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Hi,
In various discussions with customers,  the question often arises “where to place validations in an SAP MDM landscape”. This is very relevant a landscape where MDM is used to store master data and BPM is used for human centric processes around master data. Because of this I’m writing this blog to give you an idea regarding the possibilities.
If you decide to combine MDM and BPM you can draw the following architecture picture:

image

By showing this image the various possibilities are more or less obvious:

  1. SAP MDM: The MDM tool itself comes at least with two options, which you both will utilize:
    a. By modeling a well defined data model: By using the correct data types and the correct modeling capabilities (using lookups, qualified tables, tuples in combination with single and multi-valued features) you can already build “implicit” validations. For instance, if you choose to use a data type “Integer” for a certain field, a user can only enter digits
    b. MDM Validations: MDM uses the concept of validations, which are basically Excel-like formulas that return a TRUE or FALSE value as the result of the validation. Please read this blog from Klaus David: MDM Validations
  2. SAP BRM: BRM gives companies the possibility to define, execute and manage business rules spanning across different business applications used by different departments within an organization. In BRM you can write rules and validations in a script language. In addition you can define so called decision tables. These rules and validations can be exposed as Web Services (>CE7.2) and thereby you can consume these functions or methods from almost any system; as well from MDM or of course from the Process layer.  This is especially useful where the rules can change frequently.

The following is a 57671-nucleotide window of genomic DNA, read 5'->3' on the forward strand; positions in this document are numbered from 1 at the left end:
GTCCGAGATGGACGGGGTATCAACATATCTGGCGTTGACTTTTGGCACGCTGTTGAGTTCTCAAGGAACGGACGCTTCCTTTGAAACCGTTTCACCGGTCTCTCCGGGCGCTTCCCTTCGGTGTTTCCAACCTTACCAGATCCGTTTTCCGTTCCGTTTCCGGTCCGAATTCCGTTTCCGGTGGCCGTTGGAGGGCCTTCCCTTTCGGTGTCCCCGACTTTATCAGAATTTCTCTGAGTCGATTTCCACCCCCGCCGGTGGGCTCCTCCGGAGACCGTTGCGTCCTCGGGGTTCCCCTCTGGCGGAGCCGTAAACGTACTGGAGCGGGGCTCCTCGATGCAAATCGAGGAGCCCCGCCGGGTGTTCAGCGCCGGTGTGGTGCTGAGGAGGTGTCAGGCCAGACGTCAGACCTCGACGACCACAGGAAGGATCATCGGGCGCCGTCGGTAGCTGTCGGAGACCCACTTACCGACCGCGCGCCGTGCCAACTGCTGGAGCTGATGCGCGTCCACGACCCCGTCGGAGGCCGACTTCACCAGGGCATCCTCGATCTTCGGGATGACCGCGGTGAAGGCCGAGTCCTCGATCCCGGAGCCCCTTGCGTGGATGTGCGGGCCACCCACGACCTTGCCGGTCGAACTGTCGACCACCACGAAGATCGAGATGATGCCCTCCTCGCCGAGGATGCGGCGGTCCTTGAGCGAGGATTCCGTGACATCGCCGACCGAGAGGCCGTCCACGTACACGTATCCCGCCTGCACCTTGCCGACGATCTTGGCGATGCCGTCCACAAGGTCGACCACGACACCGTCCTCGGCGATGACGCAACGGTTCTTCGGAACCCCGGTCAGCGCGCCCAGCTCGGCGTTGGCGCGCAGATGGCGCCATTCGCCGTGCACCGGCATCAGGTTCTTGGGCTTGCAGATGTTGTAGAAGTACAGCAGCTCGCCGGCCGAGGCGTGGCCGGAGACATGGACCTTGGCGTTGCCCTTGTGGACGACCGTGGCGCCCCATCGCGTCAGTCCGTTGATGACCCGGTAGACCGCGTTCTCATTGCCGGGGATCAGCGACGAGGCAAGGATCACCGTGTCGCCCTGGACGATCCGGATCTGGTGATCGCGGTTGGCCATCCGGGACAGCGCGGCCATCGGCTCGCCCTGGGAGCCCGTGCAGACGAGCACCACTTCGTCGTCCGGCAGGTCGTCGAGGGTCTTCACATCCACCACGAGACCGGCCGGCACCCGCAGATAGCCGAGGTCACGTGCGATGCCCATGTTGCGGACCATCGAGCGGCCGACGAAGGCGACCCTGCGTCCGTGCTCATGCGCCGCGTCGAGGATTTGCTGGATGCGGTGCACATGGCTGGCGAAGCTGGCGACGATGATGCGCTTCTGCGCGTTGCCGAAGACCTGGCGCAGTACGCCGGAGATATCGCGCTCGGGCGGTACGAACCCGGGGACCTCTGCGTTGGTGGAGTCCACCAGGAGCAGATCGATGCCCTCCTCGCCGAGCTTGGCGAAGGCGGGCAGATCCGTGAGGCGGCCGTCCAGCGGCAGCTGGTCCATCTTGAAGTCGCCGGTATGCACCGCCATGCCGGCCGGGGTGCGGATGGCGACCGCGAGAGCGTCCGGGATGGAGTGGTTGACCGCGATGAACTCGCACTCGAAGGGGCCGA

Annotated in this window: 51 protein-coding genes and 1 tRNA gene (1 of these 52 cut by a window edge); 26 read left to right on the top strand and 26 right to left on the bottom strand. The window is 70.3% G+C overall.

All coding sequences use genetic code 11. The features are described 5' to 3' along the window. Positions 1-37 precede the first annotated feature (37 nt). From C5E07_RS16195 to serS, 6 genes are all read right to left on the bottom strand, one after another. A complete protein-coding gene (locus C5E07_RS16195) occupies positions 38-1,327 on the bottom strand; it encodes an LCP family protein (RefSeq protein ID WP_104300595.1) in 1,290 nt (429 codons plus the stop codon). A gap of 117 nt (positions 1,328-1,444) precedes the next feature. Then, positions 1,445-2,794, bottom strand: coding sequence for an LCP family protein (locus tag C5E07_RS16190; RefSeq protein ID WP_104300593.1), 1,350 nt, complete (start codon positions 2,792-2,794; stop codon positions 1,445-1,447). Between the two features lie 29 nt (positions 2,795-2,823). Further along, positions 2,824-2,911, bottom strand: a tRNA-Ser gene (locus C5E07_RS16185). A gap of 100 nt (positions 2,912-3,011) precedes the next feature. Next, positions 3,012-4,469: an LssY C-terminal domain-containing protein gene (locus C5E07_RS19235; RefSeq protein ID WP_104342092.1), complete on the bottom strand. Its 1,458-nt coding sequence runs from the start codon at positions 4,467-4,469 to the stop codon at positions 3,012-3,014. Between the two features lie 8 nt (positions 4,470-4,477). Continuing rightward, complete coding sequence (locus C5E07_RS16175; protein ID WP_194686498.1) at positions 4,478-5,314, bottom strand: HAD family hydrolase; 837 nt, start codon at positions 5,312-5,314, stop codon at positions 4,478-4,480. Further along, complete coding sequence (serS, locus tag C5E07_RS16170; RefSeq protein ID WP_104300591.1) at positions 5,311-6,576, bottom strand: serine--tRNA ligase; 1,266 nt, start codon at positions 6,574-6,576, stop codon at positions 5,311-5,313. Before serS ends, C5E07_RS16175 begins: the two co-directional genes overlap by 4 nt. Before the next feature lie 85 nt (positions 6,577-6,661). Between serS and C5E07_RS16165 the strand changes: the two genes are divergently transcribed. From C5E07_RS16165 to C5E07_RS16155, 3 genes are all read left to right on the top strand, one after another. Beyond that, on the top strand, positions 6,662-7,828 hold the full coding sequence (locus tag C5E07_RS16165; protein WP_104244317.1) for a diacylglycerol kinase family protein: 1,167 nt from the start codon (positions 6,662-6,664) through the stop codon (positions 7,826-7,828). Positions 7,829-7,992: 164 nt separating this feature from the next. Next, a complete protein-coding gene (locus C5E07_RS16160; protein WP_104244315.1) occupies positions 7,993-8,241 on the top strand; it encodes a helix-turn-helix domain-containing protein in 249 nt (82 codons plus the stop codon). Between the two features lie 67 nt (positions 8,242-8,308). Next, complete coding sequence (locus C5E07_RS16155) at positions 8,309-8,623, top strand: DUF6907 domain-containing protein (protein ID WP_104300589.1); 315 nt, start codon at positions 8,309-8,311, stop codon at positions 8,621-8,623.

3. Service Layer. You can also write  validations in your service layer, but more important is that you can expose and interface existing validations in existing backend systems. For example  you can expose SAP ERP validations by consuming RFCs in your Service layer by Web Services.  This option is very interesting if you use SAP’s CAF because this framework comes with many wizards and helpers to consume and expose services from SAP systems.
  4. User Interface Layer: In addition to the above,  you can also define your validations directly in the user interface layer. Especially “active validations” can be placed here because the user can’t even choose a wrong value, or see validation rules before entering data (e.g. mandatory fields in combination with contextual dependencies like account groups and must-fields). As well you can do pre-selections and pre-filtering of lookups in this layer.

In your project, you should make the effort carefully reviewwhere you place your validation. Generally and in long term I believe the BRM and of course the modeling itself is the right place. (BRM would have the advantage in that it is easy to maintain/change rules right ? so great if the business rules change frequently?)

Cheers
Steffen

PS: Many thanks to Jens Sauer, Rene Klumberg and Simon Townson for the help they provided during writing this blog.

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